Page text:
Intrusion Detection Algorithm for MANET

Intrusion Detection Algorithm for MANET

S. Srinivasan (Texas A&M International University, USA) and S. P. Alampalayam (APS Technologies, USA)
Copyright: © 2011 |Pages: 14
DOI: 10.4018/jisp.2011070103
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Mobile ad hoc networks (MANET) present the opportunity to connect transient nodes to the internet without having central control. This very design supports new nodes to join and leave the network based on their proximity to the MANET. Concurrently, it creates many security challenges for authenticating nodes that are not present in a traditional wired network. Much of the existing work on MANET security has focused on routing and mobility. In this paper, the authors present an algorithm that considers the neighboring nodes’ status to determine if a particular node is malicious or not. The authors used NS2 simulation tool to test the algorithm and present the results in the paper. The major benefits of this research work are in military applications.
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A Mobile Ad hoc Network (MANET) is a collection of mobile nodes forming an adhoc network without central control of the network. The main benefit of MANET is that the nodes could enter or leave the network based on their proximity to the MANET. Such a network does not require any fixed infrastructure to support the mobile nodes. The major beneficiaries of the use of MANET are the first responders responding to a disaster or soldiers in a battlefield. MANET is one of the well researched areas in the literature. Even though MANETs have been looked at from various angles, much of the work involving MANET have been with regard to routing, performance, and mobility (Hubaux, Buttyan, & Capkun, 2001). These are important aspects to look at but, given the inherent nature of MANET to support many new nodes, authentication is an important aspect. Focusing on security and dependability of the MANET is essential in order to support future applications involving these networks.

Traditional networks have been successful based on their reliability and the security guarantees. In such networks the nodes that enter the network have fixed access points such as a port in a router and stay on the network for an extended period of time. On the other hand, in a mobile ad hoc network there is no central server to authenticate nodes. By design, a MANET supports nodes that enter the network based on their proximity to the MANET and also leave the network after a brief period of time. So, one has to make sure that any node that enters the network has good intentions. This means that the node will have access to the network to reach an access point for the Internet and at the same time should facilitate other nodes that require the necessary forwarding of packets. Studies have shown that when a node is on a MANET, it tries to conserve power and the activity that drains much of the power is routing packets. It is estimated that a node on a MANET would use up 65 percent of its power in facilitating packet forwarding. For this reason, nodes tend to become greedy after a while to conserve power. Thus, algorithms are needed to detect when a node is no longer an active participant in the network. Given the mobile nature of a nodes’ participation in MANET this is not a major hurdle to overcome.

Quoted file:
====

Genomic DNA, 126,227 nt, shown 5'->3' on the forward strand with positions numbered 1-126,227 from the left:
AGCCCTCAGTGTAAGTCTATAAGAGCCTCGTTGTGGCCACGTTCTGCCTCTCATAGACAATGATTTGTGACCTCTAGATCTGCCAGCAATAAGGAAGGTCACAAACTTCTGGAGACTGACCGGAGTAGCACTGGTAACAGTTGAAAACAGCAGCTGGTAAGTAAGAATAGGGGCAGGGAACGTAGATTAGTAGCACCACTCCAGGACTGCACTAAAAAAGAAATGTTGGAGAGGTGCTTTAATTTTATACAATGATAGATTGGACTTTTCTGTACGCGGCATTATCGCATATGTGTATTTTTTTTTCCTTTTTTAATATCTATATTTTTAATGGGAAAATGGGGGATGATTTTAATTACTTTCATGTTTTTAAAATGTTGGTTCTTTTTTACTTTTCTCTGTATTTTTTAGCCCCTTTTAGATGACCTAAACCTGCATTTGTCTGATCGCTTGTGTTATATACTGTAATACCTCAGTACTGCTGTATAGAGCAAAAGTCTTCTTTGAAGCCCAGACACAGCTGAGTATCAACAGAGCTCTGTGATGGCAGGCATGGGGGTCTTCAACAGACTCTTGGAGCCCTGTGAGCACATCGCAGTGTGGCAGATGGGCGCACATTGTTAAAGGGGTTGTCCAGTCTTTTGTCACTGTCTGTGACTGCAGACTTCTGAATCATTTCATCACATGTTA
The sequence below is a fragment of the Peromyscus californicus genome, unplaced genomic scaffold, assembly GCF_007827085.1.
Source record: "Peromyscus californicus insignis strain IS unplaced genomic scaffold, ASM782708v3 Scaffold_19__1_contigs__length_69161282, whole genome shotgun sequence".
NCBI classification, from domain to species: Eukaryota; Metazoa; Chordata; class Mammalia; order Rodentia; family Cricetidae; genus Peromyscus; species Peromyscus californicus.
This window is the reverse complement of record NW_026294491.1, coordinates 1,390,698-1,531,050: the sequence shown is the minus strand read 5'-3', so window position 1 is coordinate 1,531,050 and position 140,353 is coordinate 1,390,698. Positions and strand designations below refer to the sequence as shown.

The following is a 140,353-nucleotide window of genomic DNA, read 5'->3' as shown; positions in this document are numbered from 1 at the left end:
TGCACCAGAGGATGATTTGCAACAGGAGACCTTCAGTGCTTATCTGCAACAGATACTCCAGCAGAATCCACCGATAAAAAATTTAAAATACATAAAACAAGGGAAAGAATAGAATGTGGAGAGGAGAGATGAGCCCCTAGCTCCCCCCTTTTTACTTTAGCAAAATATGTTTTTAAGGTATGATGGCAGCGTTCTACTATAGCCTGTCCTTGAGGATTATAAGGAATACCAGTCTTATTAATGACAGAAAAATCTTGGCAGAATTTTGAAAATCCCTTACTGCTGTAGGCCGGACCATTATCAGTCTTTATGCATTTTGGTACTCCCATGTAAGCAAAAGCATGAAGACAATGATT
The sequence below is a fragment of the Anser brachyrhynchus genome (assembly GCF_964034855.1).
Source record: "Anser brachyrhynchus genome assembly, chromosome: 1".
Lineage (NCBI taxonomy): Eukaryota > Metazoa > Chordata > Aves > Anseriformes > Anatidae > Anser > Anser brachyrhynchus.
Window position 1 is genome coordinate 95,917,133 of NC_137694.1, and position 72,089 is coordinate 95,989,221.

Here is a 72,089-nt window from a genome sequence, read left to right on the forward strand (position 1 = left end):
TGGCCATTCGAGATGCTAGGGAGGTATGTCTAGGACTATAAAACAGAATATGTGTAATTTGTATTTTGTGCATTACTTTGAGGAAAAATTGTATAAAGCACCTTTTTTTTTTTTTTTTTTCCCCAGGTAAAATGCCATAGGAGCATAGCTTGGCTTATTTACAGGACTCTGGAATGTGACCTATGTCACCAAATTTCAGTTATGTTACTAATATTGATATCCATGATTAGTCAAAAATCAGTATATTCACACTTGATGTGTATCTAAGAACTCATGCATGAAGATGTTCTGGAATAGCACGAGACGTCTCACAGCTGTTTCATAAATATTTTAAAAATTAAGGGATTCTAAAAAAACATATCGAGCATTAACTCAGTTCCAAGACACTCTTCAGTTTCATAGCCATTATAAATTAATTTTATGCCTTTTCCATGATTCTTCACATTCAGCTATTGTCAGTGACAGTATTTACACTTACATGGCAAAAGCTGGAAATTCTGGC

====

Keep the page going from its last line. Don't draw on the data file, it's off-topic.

The most common method of securing a communication is by using encryption. It works well in wired networks which could support extensive decryption methodologies since electrical power is not a factor to be worried about. However, nodes in a MANET are power constrained and as such cannot support extensive decryption technologies (Zhang, Lee, & Huang, 2003). The alternative then is to monitor every node in a MANET. This would not be a major burden since the number of nodes in MANET at any given time is limited to less than 50 nodes. Another important factor to consider in an ad hoc network is trust between nodes. Since the nodes enter and leave an ad hoc network periodically there should be some way to build trust. This is one of the reasons why intrusion detection is essential in a MANET.

In the research literature we find a vast amount of material on various approaches to intrusion detection (ID). Zhang et al studied ID in wireless networks in general (Zhang, Lee, & Huang, 2003). Vigna et al. (2004) looked at ID in AODV-based ad hoc networks. AODV (Ad hoc On demand Distance Vector) networks find the shortest path from source to destination among a set of nodes that are neighbors. Bhargava and Agarwal (2001) as well as Klein-Berndt (2001) considered the security aspects of AODV protocols. Puttini et al.’s (2004) study involved a fully integrated approach to detecting intruders in a MANET. In another paper, Puttini et al. (2003) studied a modular architecture for distributed intrusion detection systems. This is an important contribution in that this identifies several new methods of distributed attacks. Alampalayam et al. (2005) viewed intrusion from a security perspective and developed a taxonomy. Sen and Clark (2009) did a similar study on intrusion detection in MANETs. Sterne et al. (2005) took a novel approach and studied a cooperative intrusion detection architecture. Li and Wei (2004) developed guidelines for selecting the appropriate method for intrusion detection. Mandala et al. (2007) did an extensive survey of intrusion detection methods. The results highlighted in this survey were also part of the other works cited in this paper.

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